EDITED TO ADD (8/19): Here’s something else I wrote about the general trend, from 2007.
Posted on August 19, 2010 at 10:44 AM •
…directed by Christopher Guest: hardware vs software security.
I don’t know what to say. I can’t believe the actors kept a straight face.
Posted on July 26, 2007 at 11:18 AM •
Two years ago I (and others) wrote about the security dangers of Microsoft’s monopoly. In the paper, we wrote:
Security has become a strategic concern at Microsoft but security must not be permitted to become a tool of further monopolization.
A year before that, I wrote about Microsoft’s trusted computer system (called Palladium — Pd for short — at the time):
Pay attention to the antitrust angle. I guarantee you that Microsoft believes Pd is a way to extend its market share, not to increase competition.
Intel and Microsoft are using DRM technology to cut Linux out of the content market.
This whole East Fork scheme is a failure from the start. It brings nothing positive to the table, costs you money, and rights. If you want to use Linux to view your legitimately purchased media, you will be a criminal. In fact, if you want to take your legitimately bought media with you on a road trip and don’t feel the need to pay again for it — fair use, remember — you are also a criminal. Wonderful.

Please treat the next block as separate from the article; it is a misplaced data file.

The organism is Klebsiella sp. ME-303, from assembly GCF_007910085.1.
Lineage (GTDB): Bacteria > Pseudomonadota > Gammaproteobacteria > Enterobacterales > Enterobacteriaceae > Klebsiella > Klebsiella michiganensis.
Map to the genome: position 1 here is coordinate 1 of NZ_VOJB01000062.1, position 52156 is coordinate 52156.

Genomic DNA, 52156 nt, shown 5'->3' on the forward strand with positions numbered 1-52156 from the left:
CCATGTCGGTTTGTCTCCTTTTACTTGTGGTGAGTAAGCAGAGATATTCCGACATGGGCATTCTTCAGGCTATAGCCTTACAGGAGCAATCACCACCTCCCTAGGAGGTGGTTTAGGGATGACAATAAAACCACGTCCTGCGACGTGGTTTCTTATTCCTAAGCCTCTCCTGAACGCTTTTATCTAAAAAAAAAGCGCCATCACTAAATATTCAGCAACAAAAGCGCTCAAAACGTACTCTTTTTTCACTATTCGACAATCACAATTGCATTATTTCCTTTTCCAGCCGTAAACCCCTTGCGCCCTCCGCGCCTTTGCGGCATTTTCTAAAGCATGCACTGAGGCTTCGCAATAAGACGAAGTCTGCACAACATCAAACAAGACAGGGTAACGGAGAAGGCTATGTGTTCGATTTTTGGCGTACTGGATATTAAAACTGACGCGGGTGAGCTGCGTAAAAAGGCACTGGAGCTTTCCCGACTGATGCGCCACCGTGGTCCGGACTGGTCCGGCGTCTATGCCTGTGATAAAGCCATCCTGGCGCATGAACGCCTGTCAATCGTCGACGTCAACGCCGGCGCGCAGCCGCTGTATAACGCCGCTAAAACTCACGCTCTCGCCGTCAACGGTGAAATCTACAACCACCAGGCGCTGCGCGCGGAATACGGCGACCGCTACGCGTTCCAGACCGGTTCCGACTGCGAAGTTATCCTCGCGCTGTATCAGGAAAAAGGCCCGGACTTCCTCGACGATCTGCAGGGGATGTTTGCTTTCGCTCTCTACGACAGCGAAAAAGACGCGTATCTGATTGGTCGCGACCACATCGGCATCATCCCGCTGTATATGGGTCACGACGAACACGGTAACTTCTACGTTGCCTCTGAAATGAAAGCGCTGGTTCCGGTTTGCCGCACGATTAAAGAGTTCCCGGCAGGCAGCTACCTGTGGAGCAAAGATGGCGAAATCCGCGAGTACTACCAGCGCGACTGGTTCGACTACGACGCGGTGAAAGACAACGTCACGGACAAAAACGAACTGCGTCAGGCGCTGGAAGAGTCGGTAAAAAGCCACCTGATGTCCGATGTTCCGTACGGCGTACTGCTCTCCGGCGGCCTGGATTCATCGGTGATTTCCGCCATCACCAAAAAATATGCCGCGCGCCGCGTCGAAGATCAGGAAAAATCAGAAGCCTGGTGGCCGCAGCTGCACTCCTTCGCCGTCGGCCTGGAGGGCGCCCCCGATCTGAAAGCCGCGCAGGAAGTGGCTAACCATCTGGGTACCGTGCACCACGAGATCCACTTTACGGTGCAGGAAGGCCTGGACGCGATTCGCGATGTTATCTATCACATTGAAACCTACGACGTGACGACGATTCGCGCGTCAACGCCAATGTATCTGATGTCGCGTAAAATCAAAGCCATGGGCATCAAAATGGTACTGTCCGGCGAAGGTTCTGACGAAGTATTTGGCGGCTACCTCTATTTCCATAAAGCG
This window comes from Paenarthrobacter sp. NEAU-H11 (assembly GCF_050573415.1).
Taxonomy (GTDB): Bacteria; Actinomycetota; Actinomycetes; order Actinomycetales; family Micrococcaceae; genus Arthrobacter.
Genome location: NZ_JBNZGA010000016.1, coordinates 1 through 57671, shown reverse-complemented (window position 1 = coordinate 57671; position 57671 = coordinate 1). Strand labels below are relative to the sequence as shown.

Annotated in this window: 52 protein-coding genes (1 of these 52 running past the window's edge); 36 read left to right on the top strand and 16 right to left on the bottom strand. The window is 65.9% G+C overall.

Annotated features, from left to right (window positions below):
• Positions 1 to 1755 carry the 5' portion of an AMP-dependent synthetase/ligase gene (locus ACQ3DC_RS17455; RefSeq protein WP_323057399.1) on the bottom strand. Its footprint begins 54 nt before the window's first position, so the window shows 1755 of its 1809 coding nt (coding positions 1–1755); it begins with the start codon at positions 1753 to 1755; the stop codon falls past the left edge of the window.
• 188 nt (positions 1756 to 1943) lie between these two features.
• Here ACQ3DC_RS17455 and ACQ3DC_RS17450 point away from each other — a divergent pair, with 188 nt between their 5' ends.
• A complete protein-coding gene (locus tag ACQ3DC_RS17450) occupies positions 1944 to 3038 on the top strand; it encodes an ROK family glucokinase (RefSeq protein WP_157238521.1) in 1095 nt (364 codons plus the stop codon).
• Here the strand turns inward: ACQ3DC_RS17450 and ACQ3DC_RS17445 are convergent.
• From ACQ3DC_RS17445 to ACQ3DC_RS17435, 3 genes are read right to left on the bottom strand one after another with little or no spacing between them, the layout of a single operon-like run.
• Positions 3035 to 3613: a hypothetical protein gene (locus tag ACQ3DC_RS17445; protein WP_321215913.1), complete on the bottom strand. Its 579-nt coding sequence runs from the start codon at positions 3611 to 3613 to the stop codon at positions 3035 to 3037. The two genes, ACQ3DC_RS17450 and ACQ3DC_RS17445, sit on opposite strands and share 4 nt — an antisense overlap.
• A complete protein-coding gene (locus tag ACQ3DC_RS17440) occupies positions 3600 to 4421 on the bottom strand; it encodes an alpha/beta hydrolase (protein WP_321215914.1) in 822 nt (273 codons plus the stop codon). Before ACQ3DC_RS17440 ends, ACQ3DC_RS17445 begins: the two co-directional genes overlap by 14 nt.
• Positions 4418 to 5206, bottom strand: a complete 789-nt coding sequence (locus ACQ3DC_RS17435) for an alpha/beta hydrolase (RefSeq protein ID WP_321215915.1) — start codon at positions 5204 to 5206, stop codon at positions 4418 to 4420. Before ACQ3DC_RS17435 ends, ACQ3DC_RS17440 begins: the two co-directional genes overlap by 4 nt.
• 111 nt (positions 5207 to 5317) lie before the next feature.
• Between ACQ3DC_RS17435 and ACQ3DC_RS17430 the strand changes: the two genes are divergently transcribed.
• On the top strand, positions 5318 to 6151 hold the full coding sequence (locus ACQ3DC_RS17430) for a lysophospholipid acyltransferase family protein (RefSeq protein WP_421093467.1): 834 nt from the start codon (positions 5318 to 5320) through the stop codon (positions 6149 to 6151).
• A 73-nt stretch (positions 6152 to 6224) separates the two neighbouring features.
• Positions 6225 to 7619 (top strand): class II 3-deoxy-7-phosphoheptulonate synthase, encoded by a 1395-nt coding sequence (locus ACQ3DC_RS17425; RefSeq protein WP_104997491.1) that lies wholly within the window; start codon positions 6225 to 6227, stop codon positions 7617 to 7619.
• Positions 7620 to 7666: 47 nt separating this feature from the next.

Intel has handed the keys to the digital media kingdom to several convicted monopolists who have no care at all for their customers. The excuse Intel gives you if you ask is that they are producing tools, and only tools, their use is not up to Intel. The problem here is that Intel has given the said tools to some of the most rapacious people on earth. If you give the record companies a DRM scheme that goes from 1 (open) to 10 (unusably locked down), they will start at 14 and lobby Congress to mandate that it can be turned up higher by default.
Posted on July 28, 2005 at 7:25 AM •
The new Pentium D will contain technology that can be used to support DRM.
Intel is denying it, but it sounds like they’re weaseling:
According to Intel VP Donald Whiteside, it is “an incorrect assertion that Intel has designed-in embedded DRM technologies into the Pentium D processor and the Intel 945 Express Chipset family.” Whiteside insists they are simply working with vendors who use DRM to “design their products to be compatible with the Intel platforms.”
Posted on June 11, 2005 at 7:51 AM •
Sidebar photo of Bruce Schneier by Joe MacInnis.